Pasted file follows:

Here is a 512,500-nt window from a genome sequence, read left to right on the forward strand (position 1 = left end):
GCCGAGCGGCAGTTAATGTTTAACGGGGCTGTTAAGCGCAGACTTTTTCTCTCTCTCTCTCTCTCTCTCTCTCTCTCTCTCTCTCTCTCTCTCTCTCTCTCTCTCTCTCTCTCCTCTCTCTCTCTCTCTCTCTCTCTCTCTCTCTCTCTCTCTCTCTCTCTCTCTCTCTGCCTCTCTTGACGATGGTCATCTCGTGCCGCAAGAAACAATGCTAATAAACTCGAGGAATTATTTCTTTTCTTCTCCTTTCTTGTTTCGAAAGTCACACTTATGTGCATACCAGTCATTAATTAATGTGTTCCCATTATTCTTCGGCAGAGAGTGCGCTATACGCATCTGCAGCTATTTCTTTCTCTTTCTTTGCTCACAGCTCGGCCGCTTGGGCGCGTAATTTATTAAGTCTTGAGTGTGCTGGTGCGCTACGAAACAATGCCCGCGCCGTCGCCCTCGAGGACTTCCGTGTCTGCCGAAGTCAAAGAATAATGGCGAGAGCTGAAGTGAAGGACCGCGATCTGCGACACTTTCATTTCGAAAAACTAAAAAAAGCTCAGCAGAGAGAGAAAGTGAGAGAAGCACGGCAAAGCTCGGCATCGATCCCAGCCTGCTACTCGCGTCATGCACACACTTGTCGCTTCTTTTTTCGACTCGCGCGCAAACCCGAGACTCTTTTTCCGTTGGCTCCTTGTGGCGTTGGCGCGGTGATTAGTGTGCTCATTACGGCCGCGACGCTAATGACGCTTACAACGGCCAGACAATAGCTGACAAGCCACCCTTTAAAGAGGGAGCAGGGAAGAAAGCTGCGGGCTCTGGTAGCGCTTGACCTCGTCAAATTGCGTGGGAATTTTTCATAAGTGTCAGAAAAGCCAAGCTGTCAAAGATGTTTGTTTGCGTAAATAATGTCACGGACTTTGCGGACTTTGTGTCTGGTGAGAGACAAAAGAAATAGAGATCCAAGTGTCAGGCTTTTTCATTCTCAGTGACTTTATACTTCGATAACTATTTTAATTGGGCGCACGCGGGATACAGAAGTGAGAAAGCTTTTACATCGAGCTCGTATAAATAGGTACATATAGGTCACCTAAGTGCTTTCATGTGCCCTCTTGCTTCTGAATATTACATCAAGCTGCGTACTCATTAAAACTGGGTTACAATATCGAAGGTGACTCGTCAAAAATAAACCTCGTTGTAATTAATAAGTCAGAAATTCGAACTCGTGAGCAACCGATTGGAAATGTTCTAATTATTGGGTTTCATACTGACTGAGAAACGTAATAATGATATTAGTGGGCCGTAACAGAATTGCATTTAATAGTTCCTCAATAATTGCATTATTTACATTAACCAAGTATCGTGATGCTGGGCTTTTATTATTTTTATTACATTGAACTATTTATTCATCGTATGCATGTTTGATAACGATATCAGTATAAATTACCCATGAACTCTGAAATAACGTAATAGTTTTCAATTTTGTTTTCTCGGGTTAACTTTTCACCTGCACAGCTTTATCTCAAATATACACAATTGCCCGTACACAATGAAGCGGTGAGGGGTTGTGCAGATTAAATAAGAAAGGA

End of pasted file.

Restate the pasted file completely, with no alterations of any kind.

Here is a 512,500-nt window from a genome sequence, read left to right on the forward strand (position 1 = left end):
GCCGAGCGGCAGTTAATGTTTAACGGGGCTGTTAAGCGCAGACTTTTTCTCTCTCTCTCTCTCTCTCTCTCTCTCTCTCTCTCTCTCTCTCTCTCTCTCTCTCTCTCTCTCTCCTCTCTCTCTCTCTCTCTCTCTCTCTCTCTCTCTCTCTCTCTCTCTCTCTCTCTCTGCCTCTCTTGACGATGGTCATCTCGTGCCGCAAGAAACAATGCTAATAAACTCGAGGAATTATTTCTTTTCTTCTCCTTTCTTGTTTCGAAAGTCACACTTATGTGCATACCAGTCATTAATTAATGTGTTCCCATTATTCTTCGGCAGAGAGTGCGCTATACGCATCTGCAGCTATTTCTTTCTCTTTCTTTGCTCACAGCTCGGCCGCTTGGGCGCGTAATTTATTAAGTCTTGAGTGTGCTGGTGCGCTACGAAACAATGCCCGCGCCGTCGCCCTCGAGGACTTCCGTGTCTGCCGAAGTCAAAGAATAATGGCGAGAGCTGAAGTGAAGGACCGCGATCTGCGACACTTTCATTTCGAAAAACTAAAAAAAGCTCAGCAGAGAGAGAAAGTGAGAGAAGCACGGCAAAGCTCGGCATCGATCCCAGCCTGCTACTCGCGTCATGCACACACTTGTCGCTTCTTTTTTCGACTCGCGCGCAAACCCGAGACTCTTTTTCCGTTGGCTCCTTGTGGCGTTGGCGCGGTGATTAGTGTGCTCATTACGGCCGCGACGCTAATGACGCTTACAACGGCCAGACAATAGCTGACAAGCCACCCTTTAAAGAGGGAGCAGGGAAGAAAGCTGCGGGCTCTGGTAGCGCTTGACCTCGTCAAATTGCGTGGGAATTTTTCATAAGTGTCAGAAAAGCCAAGCTGTCAAAGATGTTTGTTTGCGTAAATAATGTCACGGACTTTGCGGACTTTGTGTCTGGTGAGAGACAAAAGAAATAGAGATCCAAGTGTCAGGCTTTTTCATTCTCAGTGACTTTATACTTCGATAACTATTTTAATTGGGCGCACGCGGGATACAGAAGTGAGAAAGCTTTTACATCGAGCTCGTATAAATAGGTACATATAGGTCACCTAAGTGCTTTCATGTGCCCTCTTGCTTCTGAATATTACATCAAGCTGCGTACTCATTAAAACTGGGTTACAATATCGAAGGTGACTCGTCAAAAATAAACCTCGTTGTAATTAATAAGTCAGAAATTCGAACTCGTGAGCAACCGATTGGAAATGTTCTAATTATTGGGTTTCATACTGACTGAGAAACGTAATAATGATATTAGTGGGCCGTAACAGAATTGCATTTAATAGTTCCTCAATAATTGCATTATTTACATTAACCAAGTATCGTGATGCTGGGCTTTTATTATTTTTATTACATTGAACTATTTATTCATCGTATGCATGTTTGATAACGATATCAGTATAAATTACCCATGAACTCTGAAATAACGTAATAGTTTTCAATTTTGTTTTCTCGGGTTAACTTTTCACCTGCACAGCTTTATCTCAAATATACACAATTGCCCGTACACAATGAAGCGGTGAGGGGTTGTGCAGATTAAATAAGAAAGGA